Sunday, February 27, 2011

Understanding How Residency Programs Will Evaluate You

Between board exams, clinical rotations and setting up residency interviews, this year promises to be busier than the last. All efforts up until this point have been paving the way for residency interviews and applications. 

Strengthening Your Application

I recently came across various data sets provided by the National Resident Matching Program (NRMP). It's not enough to present yourself well and make good with everyone you meet on the interview trail. To complement your in-person encounter, the chart above highlights the power-packed characteristics that program directors are looking for when they see you on paper. These are the 2010 NRMP program director mean importance ratings of factors in ranking applicants.

As reported, the strongest assets in your file will be letters of recommendation, grades and honors in your desired specialty. Step 1 scores, class rank, and strong performance on clerkships are close behind. It is worth noting that the personal statement, life experiences, and research have less of an impact on how we are evaluated, but play a small role nonetheless. In my opinion, if the evaluation criteria made its way onto this report it is in your best interest to consider developing that attribute on your application.

Interestingly, "other post-interview contact" was ranked rather low on this report, yet it has made its way onto the list. A well-placed phone call or hand-written card of appreciation would be an effective way to strengthen your candidacy. In fact it is probably one of the simplest, most inexpensive and least time consuming action we can take in our favor.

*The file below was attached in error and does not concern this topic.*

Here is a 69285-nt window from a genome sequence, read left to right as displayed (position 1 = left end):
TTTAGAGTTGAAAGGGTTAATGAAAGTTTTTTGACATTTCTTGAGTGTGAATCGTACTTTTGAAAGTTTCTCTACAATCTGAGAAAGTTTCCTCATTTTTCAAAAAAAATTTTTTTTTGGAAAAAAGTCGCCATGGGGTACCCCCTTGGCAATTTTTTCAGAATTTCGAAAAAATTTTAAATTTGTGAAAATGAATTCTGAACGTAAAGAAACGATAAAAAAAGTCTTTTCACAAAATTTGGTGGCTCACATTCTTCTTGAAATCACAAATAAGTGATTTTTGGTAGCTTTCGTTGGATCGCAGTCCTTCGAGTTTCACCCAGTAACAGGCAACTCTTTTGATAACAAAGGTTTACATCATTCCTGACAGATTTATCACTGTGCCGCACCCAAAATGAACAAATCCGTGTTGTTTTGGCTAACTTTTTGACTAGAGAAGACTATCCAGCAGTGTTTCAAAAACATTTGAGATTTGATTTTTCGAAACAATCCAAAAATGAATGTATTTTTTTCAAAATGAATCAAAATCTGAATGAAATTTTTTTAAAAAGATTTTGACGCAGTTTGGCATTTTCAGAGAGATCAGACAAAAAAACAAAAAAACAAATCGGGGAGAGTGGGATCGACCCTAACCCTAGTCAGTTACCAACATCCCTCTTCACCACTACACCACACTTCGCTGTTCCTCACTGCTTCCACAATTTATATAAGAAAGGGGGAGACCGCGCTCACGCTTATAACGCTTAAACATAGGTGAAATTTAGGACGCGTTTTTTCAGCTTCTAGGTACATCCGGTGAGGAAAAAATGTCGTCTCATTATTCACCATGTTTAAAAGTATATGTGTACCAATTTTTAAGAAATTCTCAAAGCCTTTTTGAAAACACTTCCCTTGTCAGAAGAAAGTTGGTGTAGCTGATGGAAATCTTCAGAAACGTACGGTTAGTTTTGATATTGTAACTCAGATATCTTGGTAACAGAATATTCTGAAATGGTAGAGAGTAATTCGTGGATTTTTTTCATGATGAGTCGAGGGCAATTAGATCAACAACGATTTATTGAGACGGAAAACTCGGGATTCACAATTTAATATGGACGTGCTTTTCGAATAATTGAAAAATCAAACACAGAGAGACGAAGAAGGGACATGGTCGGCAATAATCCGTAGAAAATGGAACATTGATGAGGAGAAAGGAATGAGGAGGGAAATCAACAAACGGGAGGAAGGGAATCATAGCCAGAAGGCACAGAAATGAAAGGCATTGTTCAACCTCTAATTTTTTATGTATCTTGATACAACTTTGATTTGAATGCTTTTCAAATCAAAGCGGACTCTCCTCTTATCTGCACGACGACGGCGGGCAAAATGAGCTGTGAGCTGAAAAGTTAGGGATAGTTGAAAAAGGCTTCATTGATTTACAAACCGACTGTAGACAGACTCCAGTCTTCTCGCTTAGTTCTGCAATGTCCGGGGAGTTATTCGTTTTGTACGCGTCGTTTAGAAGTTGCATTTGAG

This is definitely an exciting and stressful time for all who are at this stage. Enjoy the challenge and make the most of your third and fourth years. Good luck to those preparing for the upcoming match and to everyone who will be on the interview trail in a matter of months.If you are interested in viewing information regarding a specific specialty or other reports, visit the NRMP website.

Question of the Week
A third year medical student is stressing out about upcoming exams, residency and career choices. He simultaneously blogs about his life as a medical student. Each week he writes or finds a question to pose at the end of his posts, yet wonders if these questions are of any benefit. What should be his next step?

A. Seek psychiatric counseling to address his stressors
B. Put an end to the "Question of the Week"
C. Accept reader submitted questions
D. Continue posing weekly questions
Answers & Explanations (post as a comment)

Sunday, February 20, 2011

Specialty Attire

Contrary to what I expected of a surgical rotation, I have not had the opportunity to wear scrubs all that frequently. I suppose being in an office based surgical sub-specialty merits wearing a tie and slacks more often than not. It's rather sad as I was looking forward to the change in wardrobe.

Dressed for Success

In urology I have seen a fair number of in-office procedures and considering the field, one would be correct in thinking they were occasionally messy. For a surgical specialty, we rarely see blood, but there are plenty of other fluids to be concerned about, though nothing a good lab coat couldn't handle. The urogenital organs, when combined, are no bigger than a volleyball and yet there is an entire profession dedicated to their treatment. Nonetheless, when these organs are not working properly, they can significantly decrease an individual's quality of life.

Much of what the physicians do in the office is geared towards keeping their patients out of the operating room. Apparently it is working well as there is little hospital time - at least in this particular practice. Many of the special cameras, ultrasound equipment and other instruments can easily be stored, making their office based practice feasible. Unfortunately, as a student I am not getting many of the skills commonly found in the operating room such as anatomical referencing, equipment handling and suturing. Overall, it has been an intriguing month and an eye-opener to a field I would not have otherwise considered. Whether wearing a shirt and tie combination or a relaxed scrub uniform, doctors can choose their work environment to fit their needs and their practice.

Question of the Week